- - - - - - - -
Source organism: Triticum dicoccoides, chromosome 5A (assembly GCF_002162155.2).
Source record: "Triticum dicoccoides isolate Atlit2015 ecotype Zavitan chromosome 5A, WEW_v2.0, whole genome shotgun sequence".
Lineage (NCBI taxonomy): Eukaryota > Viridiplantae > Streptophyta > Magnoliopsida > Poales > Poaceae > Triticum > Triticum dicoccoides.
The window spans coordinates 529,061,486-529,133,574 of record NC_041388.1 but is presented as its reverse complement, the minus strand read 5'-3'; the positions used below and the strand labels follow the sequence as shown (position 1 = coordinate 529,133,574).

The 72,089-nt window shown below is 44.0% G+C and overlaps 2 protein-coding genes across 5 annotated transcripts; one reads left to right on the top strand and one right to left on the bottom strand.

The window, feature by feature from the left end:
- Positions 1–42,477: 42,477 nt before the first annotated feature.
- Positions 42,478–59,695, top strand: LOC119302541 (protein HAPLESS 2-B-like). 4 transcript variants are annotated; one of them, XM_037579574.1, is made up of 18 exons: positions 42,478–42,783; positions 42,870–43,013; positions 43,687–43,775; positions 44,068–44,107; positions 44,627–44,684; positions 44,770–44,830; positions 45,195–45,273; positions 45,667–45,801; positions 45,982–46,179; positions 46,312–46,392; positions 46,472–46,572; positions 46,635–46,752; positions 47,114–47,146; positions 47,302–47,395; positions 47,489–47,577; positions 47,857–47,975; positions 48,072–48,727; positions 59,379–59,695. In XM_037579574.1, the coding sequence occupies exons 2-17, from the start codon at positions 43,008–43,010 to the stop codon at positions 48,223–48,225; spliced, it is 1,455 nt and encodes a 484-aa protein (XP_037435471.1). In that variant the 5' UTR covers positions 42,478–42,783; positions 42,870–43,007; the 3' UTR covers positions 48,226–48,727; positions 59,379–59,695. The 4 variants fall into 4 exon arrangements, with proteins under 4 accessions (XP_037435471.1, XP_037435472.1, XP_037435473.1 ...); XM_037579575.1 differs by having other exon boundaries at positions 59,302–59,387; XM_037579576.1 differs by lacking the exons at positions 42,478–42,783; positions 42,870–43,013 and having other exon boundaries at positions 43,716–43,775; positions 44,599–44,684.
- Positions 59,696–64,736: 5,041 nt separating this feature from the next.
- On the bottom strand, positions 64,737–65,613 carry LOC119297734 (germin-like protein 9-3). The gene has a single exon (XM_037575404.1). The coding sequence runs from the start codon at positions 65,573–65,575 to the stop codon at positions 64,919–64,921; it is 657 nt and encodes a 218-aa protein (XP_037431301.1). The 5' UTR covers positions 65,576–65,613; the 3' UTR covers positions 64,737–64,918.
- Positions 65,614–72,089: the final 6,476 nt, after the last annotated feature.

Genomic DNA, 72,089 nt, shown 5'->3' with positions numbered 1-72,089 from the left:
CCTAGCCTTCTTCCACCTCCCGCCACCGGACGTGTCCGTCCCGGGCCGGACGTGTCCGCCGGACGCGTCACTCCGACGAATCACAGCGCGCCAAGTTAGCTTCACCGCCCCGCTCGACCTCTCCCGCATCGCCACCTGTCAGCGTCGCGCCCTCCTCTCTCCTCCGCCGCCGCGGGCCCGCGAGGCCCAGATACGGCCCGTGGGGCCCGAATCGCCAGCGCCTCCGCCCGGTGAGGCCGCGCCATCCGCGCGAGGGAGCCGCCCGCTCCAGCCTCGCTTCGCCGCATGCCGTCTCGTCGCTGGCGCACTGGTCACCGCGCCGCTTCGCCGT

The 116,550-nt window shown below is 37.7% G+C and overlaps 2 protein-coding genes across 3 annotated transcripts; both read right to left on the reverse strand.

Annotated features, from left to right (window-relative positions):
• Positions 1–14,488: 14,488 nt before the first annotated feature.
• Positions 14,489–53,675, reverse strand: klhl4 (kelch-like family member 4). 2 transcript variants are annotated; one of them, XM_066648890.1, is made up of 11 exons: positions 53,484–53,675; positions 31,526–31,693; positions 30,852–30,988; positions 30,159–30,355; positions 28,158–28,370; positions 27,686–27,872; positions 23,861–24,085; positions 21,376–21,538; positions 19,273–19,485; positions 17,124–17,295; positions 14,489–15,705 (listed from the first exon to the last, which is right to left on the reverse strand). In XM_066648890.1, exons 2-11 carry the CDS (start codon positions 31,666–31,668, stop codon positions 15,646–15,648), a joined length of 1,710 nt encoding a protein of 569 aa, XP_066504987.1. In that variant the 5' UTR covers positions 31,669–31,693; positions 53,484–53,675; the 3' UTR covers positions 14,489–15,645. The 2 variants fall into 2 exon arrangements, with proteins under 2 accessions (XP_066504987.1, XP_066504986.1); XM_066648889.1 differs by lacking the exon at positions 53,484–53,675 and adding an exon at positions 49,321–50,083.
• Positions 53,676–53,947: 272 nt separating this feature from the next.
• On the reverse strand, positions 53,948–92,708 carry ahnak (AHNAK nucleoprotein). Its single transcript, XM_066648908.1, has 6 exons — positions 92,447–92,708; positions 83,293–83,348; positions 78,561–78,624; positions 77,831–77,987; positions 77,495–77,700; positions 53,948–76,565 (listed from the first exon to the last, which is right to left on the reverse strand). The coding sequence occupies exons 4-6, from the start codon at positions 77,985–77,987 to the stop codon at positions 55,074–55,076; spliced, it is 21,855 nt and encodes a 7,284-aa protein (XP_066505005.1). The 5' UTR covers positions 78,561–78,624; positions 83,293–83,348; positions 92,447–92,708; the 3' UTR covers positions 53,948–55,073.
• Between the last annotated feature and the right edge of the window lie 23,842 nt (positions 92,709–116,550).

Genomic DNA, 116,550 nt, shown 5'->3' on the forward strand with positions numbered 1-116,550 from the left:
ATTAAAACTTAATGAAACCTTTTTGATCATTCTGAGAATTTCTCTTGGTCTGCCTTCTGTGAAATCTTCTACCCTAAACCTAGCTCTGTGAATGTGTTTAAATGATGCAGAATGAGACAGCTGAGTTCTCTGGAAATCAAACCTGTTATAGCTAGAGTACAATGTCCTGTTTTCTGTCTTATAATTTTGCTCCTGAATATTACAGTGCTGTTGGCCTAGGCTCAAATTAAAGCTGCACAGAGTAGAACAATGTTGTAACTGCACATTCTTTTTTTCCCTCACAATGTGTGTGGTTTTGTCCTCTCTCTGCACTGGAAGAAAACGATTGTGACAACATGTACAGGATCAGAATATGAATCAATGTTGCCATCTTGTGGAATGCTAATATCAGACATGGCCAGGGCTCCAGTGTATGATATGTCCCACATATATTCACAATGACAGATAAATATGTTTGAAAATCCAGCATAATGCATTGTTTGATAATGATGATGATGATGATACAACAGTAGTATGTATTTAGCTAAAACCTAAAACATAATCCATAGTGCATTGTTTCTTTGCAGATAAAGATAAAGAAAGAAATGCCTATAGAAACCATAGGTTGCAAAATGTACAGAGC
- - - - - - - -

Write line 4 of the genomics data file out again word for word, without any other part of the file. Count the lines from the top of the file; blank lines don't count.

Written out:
The window spans coordinates 529,061,486-529,133,574 of record NC_041388.1 but is presented as its reverse complement, the minus strand read 5'-3'; the positions used below and the strand labels follow the sequence as shown (position 1 = coordinate 529,133,574).